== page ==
PS. This will automatically post to Facebook , so you can write me there 😉

7 thoughts on “Please Tell Me: Is Facebook Necessary?

  1. Jules:

    I have become more detached from FB; however, as Rotary District PR Chair, most of our members use FB and this year I’m going to try and take advantage of that situation. The problem is that FB is the 800 lbs gorilla in the room and while it makes a mess of everything it’s hard to ignore it.

    Right now Twitter is the most misunderstood social media tool, but I think that over the next 12 to 18 months business is going to figure out that FB is for socializing and Twitter is for business. So my theory is that business will listen to FB, but do the talking on Twitter.

    It’s interesting that in the space of 4 months I have switched from FB as my primary tool to Twitter. I don’t think I’m alone in that experience.

    Good question. Have a great vacation.

    Paul

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  2. Paul ~ Well put: it makes a mess of everything but it’s hard to ignore. As a business person, I am torn. Personally, everyone I love knows my cell phone number, so they probably wouldn’t notice if I closed my acct.

    I am curious to know what other professional think and to see if things trend the way you suggested.

    Thanks for stopping by.
    ~ Jules

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  3. If it weren’t for two things, I wouldn’t be on Facebook. One – my company is quite young and the younger staff (by only about 5-6 years) kept calling me “Grandma” until I got on FB. We have a great time commenting on inside jokes on each others walls. Two – I am in PR and what better way to publicly relate with people than on FB? Although I keep my account to personal friends only, or try to anyway. But yes, I get frustrated with it and will boycott it for a week or so – only to get pulled into its gravity pull once again. Sigh.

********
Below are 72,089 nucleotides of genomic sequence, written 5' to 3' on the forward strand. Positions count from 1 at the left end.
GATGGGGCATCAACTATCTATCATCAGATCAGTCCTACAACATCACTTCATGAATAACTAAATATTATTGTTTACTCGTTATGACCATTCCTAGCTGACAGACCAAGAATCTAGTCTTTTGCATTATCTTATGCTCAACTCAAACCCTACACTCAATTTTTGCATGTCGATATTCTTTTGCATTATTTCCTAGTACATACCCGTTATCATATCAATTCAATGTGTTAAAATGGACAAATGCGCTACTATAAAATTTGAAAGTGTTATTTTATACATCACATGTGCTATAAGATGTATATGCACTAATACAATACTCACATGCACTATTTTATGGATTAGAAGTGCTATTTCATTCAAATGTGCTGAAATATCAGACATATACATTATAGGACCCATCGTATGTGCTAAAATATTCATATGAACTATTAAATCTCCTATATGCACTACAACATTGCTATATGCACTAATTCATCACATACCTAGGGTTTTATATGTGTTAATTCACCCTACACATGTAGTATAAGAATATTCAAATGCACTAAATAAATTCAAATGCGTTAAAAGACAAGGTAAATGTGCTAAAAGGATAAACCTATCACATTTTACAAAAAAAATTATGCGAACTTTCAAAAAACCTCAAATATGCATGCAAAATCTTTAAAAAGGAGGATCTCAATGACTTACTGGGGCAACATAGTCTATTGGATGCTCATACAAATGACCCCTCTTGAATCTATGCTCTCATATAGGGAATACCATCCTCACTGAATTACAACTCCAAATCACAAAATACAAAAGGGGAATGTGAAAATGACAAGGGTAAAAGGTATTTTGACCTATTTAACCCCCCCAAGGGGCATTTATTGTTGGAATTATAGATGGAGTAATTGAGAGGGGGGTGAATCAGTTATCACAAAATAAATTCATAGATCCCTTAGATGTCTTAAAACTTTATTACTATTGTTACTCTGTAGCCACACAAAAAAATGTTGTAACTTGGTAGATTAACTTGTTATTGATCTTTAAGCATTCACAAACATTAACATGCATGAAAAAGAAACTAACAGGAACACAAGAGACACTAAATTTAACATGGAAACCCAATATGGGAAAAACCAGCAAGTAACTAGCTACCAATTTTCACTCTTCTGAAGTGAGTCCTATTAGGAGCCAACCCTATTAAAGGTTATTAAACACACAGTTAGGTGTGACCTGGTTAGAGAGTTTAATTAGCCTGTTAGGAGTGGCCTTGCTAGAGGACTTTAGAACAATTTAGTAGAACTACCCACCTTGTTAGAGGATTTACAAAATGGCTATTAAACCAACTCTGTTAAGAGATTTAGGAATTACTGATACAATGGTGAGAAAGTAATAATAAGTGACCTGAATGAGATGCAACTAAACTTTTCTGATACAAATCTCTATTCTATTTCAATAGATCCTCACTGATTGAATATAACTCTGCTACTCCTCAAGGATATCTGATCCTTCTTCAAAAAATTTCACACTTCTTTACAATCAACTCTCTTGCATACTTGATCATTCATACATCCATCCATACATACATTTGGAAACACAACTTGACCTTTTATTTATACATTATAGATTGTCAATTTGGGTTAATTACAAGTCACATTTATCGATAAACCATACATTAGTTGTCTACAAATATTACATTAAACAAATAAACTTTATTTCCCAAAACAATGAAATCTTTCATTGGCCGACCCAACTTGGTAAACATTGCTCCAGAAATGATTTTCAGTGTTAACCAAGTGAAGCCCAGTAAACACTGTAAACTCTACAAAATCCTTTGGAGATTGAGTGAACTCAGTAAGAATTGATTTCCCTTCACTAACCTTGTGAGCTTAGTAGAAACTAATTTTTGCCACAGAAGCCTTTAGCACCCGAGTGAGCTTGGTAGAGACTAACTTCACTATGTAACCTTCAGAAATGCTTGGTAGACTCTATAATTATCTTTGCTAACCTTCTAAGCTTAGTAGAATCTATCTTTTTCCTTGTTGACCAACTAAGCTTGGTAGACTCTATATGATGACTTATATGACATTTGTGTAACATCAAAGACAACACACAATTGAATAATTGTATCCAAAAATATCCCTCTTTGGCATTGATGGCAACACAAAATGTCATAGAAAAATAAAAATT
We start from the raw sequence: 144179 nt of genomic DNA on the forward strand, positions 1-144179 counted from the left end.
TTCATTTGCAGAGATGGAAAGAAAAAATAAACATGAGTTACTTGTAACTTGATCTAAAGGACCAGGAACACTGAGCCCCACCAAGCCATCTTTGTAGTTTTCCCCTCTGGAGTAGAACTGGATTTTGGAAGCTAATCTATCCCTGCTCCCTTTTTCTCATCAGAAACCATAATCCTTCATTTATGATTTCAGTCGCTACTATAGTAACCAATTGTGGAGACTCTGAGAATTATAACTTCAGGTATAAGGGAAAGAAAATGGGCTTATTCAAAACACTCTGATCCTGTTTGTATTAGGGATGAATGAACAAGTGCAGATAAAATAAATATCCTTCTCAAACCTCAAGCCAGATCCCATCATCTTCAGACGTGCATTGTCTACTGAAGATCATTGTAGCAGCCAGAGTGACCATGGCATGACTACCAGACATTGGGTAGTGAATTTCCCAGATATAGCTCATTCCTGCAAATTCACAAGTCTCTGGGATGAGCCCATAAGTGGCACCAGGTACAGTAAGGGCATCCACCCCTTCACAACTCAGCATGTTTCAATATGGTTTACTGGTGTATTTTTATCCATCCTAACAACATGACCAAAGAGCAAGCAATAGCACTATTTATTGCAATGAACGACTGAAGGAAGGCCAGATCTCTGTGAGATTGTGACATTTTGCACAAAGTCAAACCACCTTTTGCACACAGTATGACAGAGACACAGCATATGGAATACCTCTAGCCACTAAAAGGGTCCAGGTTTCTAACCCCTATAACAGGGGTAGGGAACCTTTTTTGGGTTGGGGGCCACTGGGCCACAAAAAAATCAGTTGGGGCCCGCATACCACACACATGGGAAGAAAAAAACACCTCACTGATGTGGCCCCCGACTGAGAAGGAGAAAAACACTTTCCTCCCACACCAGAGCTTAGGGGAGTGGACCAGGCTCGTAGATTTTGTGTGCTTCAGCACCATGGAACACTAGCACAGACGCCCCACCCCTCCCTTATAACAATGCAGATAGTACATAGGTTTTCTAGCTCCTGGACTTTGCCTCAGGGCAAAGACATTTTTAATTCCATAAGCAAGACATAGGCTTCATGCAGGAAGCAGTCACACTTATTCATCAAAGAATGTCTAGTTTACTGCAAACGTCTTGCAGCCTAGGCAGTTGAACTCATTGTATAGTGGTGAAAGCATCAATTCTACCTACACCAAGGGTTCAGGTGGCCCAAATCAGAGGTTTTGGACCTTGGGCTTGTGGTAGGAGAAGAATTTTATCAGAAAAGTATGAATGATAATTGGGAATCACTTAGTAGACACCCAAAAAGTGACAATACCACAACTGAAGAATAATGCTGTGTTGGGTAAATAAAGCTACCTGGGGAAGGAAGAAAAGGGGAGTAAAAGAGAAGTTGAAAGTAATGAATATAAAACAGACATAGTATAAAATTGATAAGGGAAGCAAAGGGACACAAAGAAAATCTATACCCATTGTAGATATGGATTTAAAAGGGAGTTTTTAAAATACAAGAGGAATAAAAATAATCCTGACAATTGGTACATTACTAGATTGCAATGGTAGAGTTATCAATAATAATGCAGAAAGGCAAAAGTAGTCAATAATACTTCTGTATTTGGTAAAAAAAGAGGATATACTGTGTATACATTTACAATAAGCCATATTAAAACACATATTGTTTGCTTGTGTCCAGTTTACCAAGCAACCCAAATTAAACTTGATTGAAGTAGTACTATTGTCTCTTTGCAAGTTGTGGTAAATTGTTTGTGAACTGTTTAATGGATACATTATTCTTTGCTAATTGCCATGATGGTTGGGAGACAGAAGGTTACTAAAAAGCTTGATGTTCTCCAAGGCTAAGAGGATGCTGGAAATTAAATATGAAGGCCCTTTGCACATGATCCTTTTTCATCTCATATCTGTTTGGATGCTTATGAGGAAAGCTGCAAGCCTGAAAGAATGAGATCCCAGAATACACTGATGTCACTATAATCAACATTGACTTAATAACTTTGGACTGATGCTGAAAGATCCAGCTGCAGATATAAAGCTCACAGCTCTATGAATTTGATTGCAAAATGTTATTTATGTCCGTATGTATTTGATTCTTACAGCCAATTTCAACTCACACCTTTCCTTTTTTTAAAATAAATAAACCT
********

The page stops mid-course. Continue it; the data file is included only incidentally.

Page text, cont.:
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  4. I am young and I am over Facebook. (OK, I’m not that young). I use mine mostly for business and I do not know if it really makes a difference. That is what I am trying to figure out: is all this talking, posting, commenting, liking, etc. leading to anything? Perhaps I will try to measure results or interactions for me personally. We’ll see how I feel after our time apart.

    Thanks for stopping by!
    Best,
    Jules

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  5. As promised, I have made a decision. Despite some infuriating experiences and having to endure some tedious farm related posts, I have decided to stay with Facebook. Why?

    1. I have about a dozen really cool people that I love being connected to in that way. (Jason, if you’re reading, you’re one of them!).

    2. I do feel, given my profession, it is expected.

    3. I find it useful. My clients like seeing me there and my competition is there, so why risk it?

    Yet, as I make this decision, I also agree with the following article:

    6 Reasons Not To Have A Facebook Page [http://www.jeffbullas.com/2010/08/24/6-reasons-not-to-have-a-facebook-page/]

    1. Facebook own your page not you ..think of it as renting or cyber squatting if you don’t comply with their terms and conditions your Facebook page can be terminated with the push of one button. If you have a blog on your own domain and self hosted then you own it and have total control.

    2. Facebook is not forever. As with all trends it will fade away (eg AOL) or morph into something else as the Web continues to evolve.

    3. On Facebook it is extremely difficult to backup and maintain your content to save for the future

    4. Facebook keeps changing its look and feel and features without your consent (Your blog is totally under your control)

    5. You cannot optimize your Facebook page for search engines but you can with your blog

    6. With Facebook you are constantly at the mercy of what they will allow and don’t allow you to edit or change or customize. You can add almost unlimited customized features to your blog.

    Like